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Display Card has its own keyboard and LCD

MasterCard has been showing off a next-generation credit card called the Display Card. The name Display Card comes from the fact that it has a small LCD in the upper right-hand corner. In the lower left-hand corner is a small numerical keypad.

The credit card is designed for increased security and combines the functionality of a secure dongle that generates one-time passwords with a credit card, allowing users to carry one device rather than two.

The idea with the Display Card is that the little LCD will display the one-time password needed to complete certain online banking transactions. In the future, the card's capabilities can be expanded, and the small display can be used to show other things such as accumulated reward points, last transaction amounts, and even the credit card balance. The card is expected to be available from participating banking institutions in January.

"We brainstormed on ways to make it convenient and yet secure for customers," said V Subba from Standard Chartered Bank, which is collaborating with MasterCard.

"The question was: instead of sending customers another bulky token, could we replace something which already exists in the customer's wallet? That was when credit, debit and ATM cards immediately came to mind."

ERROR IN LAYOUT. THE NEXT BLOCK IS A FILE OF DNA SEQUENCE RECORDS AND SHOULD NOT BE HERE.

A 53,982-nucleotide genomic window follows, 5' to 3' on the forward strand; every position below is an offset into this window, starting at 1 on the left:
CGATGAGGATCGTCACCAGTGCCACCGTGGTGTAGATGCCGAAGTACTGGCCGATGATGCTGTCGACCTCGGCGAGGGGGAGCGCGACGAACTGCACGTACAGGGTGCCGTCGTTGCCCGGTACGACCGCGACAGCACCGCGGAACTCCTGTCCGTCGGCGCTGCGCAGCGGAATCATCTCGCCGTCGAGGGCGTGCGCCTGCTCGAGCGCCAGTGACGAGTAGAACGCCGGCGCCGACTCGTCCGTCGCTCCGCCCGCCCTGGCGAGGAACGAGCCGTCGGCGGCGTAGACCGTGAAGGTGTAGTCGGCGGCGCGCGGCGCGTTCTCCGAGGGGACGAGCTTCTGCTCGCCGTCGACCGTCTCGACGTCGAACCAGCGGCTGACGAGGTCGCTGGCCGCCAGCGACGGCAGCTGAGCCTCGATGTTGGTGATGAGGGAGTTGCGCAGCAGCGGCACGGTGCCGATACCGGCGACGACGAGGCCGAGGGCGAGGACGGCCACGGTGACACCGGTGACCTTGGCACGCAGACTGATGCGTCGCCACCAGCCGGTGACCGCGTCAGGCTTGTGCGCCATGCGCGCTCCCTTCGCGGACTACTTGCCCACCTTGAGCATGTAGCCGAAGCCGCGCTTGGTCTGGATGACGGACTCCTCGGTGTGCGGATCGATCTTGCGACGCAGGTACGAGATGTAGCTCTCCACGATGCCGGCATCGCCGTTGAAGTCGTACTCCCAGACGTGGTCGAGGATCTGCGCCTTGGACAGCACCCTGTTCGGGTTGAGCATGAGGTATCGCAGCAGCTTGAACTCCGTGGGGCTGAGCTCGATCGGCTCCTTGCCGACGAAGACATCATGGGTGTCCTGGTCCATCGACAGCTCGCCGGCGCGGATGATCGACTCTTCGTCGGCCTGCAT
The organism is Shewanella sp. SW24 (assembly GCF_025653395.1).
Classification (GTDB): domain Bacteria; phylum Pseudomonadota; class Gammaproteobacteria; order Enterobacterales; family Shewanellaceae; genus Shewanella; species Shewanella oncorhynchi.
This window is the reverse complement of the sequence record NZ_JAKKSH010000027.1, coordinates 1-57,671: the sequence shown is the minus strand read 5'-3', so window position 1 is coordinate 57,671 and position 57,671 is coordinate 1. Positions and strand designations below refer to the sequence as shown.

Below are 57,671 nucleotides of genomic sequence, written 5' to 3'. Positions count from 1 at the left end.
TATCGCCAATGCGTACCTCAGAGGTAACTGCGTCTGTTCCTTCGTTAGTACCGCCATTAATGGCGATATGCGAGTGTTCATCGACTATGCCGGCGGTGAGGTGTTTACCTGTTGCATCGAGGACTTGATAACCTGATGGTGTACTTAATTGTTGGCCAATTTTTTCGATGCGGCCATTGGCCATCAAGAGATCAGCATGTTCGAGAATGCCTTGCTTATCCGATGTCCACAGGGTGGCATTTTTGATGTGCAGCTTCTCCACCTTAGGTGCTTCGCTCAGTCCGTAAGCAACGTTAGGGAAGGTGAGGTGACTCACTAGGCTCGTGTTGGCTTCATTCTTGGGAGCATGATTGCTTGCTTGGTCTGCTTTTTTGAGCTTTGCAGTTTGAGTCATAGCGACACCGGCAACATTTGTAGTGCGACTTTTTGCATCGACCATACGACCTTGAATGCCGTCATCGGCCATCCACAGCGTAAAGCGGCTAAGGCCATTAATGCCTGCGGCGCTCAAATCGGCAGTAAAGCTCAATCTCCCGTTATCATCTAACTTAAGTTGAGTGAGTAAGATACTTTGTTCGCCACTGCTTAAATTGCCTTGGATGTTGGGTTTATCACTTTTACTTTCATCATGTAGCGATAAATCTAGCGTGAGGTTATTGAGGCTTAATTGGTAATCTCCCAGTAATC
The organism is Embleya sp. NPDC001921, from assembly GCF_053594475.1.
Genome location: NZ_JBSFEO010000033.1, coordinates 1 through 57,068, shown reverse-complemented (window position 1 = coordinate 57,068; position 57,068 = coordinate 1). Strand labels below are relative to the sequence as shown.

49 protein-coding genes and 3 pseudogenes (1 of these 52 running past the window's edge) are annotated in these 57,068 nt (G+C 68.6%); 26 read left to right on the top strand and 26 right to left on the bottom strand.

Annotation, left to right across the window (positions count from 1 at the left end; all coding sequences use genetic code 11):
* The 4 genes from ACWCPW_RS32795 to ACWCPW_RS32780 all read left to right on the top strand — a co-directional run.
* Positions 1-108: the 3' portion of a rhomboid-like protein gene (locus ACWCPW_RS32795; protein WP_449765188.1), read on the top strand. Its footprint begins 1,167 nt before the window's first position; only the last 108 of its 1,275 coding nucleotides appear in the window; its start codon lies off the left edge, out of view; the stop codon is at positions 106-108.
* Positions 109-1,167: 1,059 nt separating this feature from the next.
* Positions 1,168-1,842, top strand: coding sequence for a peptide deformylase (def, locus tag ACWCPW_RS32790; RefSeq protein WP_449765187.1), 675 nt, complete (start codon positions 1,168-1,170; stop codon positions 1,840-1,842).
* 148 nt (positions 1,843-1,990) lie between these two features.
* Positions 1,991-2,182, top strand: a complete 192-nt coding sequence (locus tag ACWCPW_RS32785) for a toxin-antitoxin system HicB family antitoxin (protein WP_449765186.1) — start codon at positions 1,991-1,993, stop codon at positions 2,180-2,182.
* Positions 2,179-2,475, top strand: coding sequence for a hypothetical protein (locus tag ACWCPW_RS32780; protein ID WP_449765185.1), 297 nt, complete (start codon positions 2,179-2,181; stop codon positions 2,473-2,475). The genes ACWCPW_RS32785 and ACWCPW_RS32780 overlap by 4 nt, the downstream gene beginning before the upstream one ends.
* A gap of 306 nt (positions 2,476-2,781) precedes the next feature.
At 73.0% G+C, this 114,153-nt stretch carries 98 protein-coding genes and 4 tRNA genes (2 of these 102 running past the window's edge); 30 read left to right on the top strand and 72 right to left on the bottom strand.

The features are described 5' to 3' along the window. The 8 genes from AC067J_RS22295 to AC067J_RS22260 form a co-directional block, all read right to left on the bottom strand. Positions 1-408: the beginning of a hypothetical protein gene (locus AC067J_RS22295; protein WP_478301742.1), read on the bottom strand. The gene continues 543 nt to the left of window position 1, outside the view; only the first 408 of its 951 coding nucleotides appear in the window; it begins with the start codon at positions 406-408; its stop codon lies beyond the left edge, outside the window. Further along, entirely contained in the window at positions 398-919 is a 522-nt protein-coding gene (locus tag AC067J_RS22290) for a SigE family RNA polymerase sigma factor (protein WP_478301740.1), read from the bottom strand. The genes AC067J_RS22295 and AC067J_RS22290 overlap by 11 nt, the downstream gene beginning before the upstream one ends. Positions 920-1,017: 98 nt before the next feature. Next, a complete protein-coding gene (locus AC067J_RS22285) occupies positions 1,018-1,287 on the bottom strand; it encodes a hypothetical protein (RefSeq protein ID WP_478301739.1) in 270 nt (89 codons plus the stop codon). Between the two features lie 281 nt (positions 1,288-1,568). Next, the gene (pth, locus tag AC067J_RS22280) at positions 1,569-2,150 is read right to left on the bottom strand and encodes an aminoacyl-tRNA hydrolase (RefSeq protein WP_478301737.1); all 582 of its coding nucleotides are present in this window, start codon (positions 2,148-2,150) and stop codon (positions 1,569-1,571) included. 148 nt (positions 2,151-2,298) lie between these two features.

The first customers likely to get the new Display Card are expected to be account holders at the Standard Chartered Bank locations in Singapore. There's no indication of when these cards might come to the U.S. or other countries.

Source: BBC News



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RE: Interesting
By kattanna on 11/9/2012 12:04:17 PM , Rating: 2
quote:
But so many possible failures I think...


I'm wondering if these will be cost effective to actually catch on. They cannot be cheap.. and what of the failure rate?

will be interesting to see how well they can work out in the field with the everyday user.


RE: Interesting
By NellyFromMA on 11/9/2012 12:35:21 PM , Rating: 2
I agree. As uninterested as I am in using my smartphone as a replacement for swiping my card, everyone is bound to have a smart phone, idk if anyone will want to fork over anything extra to have one of these cards.

If they hand them out for free, presumably consumers will pay in other ways (fees are the first thing that comes to mind).

Can't help but wonder if this is the credit card industries way of trying to remain relevant in a world that currently seems slated to do away with them in favor of more tech-based solutions.

Frankly, I think the world might be better if the credit card industries were replaced, but in reality, I don't see how that honestly ends up happening.


RE: Interesting
By Cheesew1z69 on 11/9/2012 1:12:26 PM , Rating: 2
I can't imagine they would be cheap at all.


RE: Interesting
By Master Kenobi (blog) on 11/9/2012 4:28:43 PM , Rating: 2
It doesn't cost more than a few dollars to manufacture something like this. Depends on if the credit card companies will pass that cost on to the consumer or write it off as less fraud cases to deal with = cost savings.


"And boy have we patented it!" -- Steve Jobs, Macworld 2007











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